Massachusetts juveniles incarcerated for life without parole will probably wait well into 2013 or beyond for a chance at reduced prison time, as lawyers, prosecutors, legislators, and advocates carefully craft a strategy to bring the state into compliance with new federal law outlawing the mandatory sentence.
Massachusetts has not been as quick to act as states such as North Carolina and Iowa, which have implemented new laws since June, when the US Supreme Court banned mandatory life without parole for juveniles convicted of murder. While change is expected in Massachusetts, either through the courts or legislation, no clear answers have emerged on how to handle new cases and review past convictions involving killers under 18.
Governor Deval Patrick’s point person on the issue wants life without parole banned entirely for juveniles, whether mandatory or not. Middlesex County District Attorney Gerard T. Leone Jr. wants teenage killers to serve a minimum of 35 years before becoming eligible for parole, while the Massachusetts District Attorneys Association has reached no consensus on a solution.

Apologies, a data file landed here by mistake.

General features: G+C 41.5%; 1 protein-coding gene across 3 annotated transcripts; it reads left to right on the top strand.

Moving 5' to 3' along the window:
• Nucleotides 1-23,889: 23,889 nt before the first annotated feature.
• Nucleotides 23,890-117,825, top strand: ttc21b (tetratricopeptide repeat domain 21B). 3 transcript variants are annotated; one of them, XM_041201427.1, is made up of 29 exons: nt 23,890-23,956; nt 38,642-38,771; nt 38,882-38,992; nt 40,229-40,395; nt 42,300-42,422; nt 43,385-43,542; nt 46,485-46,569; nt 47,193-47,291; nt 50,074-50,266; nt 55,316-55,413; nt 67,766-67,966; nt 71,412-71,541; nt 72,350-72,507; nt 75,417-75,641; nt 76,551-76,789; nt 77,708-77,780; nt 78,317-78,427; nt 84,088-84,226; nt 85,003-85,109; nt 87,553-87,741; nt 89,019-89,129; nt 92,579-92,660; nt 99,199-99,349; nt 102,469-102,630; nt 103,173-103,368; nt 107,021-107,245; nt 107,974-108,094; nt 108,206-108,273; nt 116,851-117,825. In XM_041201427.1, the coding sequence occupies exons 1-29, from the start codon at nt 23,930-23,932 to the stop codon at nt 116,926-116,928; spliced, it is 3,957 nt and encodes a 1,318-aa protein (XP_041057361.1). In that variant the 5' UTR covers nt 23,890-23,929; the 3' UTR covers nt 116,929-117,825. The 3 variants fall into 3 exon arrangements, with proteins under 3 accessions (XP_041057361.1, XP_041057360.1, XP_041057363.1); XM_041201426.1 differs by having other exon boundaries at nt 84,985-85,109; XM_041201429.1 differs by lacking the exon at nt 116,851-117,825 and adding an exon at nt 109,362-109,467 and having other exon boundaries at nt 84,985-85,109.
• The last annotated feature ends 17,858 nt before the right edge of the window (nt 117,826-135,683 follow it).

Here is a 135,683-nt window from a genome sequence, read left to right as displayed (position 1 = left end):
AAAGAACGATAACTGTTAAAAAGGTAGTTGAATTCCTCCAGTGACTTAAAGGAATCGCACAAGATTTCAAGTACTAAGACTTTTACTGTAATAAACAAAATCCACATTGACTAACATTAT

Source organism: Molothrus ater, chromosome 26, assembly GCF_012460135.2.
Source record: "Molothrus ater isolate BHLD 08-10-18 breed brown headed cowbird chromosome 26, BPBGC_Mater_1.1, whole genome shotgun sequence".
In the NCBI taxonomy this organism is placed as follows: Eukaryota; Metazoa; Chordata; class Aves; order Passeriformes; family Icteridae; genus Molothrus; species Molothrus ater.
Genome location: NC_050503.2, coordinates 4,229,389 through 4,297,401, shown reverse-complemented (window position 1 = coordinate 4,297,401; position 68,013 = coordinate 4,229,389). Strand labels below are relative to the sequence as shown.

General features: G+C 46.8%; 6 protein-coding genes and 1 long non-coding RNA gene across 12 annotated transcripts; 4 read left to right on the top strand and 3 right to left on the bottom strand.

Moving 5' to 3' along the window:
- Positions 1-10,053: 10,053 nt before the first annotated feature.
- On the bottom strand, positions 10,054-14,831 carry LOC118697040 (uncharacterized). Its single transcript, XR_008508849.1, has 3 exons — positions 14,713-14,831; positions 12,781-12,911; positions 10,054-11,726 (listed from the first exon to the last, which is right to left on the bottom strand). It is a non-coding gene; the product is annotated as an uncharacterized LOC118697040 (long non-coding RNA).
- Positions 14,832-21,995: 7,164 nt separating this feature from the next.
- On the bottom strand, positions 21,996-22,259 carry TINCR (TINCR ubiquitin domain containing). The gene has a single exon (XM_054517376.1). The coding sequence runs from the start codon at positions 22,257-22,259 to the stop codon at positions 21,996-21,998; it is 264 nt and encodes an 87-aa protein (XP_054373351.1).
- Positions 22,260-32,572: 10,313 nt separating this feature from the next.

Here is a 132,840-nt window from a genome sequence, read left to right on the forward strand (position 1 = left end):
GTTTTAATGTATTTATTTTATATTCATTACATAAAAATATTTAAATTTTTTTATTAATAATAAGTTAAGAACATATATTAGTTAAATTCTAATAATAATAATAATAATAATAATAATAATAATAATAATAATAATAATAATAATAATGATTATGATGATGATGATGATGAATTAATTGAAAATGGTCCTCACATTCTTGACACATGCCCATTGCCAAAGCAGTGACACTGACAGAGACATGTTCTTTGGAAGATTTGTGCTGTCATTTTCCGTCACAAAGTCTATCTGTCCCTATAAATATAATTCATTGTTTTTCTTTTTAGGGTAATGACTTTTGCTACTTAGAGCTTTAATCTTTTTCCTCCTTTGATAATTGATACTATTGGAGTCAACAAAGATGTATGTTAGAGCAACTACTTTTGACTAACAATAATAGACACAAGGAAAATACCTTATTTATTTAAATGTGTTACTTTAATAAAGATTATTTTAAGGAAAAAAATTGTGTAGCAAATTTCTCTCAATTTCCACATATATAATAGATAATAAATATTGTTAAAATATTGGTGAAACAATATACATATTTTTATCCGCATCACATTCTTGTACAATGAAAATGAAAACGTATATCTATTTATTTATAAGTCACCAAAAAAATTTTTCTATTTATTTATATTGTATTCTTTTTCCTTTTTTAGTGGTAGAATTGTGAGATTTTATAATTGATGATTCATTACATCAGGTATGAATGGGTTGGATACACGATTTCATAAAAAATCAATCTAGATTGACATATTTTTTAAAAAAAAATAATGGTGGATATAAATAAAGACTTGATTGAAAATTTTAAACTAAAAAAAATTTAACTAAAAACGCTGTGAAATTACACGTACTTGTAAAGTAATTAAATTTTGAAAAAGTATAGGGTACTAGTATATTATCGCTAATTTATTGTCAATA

Meanwhile, the state’s public defenders office has mobilized and trained dozens of defense lawyers to work with as many as 80 inmates and accused teenage killers in Massachusetts who could be affected by the ruling.
The 5-4 Supreme Court decision in Miller v. Alabama banned the mandatory sentence, imposed in 29 states, as “cruel and unusual punishment,” but still gives judges discretion to impose life without parole for teenage killers.
Last week, a Middlesex Superior Court judge wrote the first decision in the state discussing the consequences of the high court ruling, arguing that the only option available to judges now is to sentence teenage killers to life in prison with the possibility of parole. Legislation would be required, wrote Judge Kathe M. Tuttman, only if the state determines it wants the option to sentence juveniles to life without parole, a process that she said would require legislative guidelines.
The ruling tore open a door victim’s families thought was locked forever. Across the country, more than 2,100 individuals are serving mandatory sentences of life without parole for murders committed while they were under 18, said Marsha Levick, deputy director and chief counsel of Philadelphia’s Juvenile Law Center.
Jennifer Bishop Jenkins of Illinois, head of the National Organization of Victims of Juvenile Lifers, said states should not change law in response to the decision without talking to victim’s families.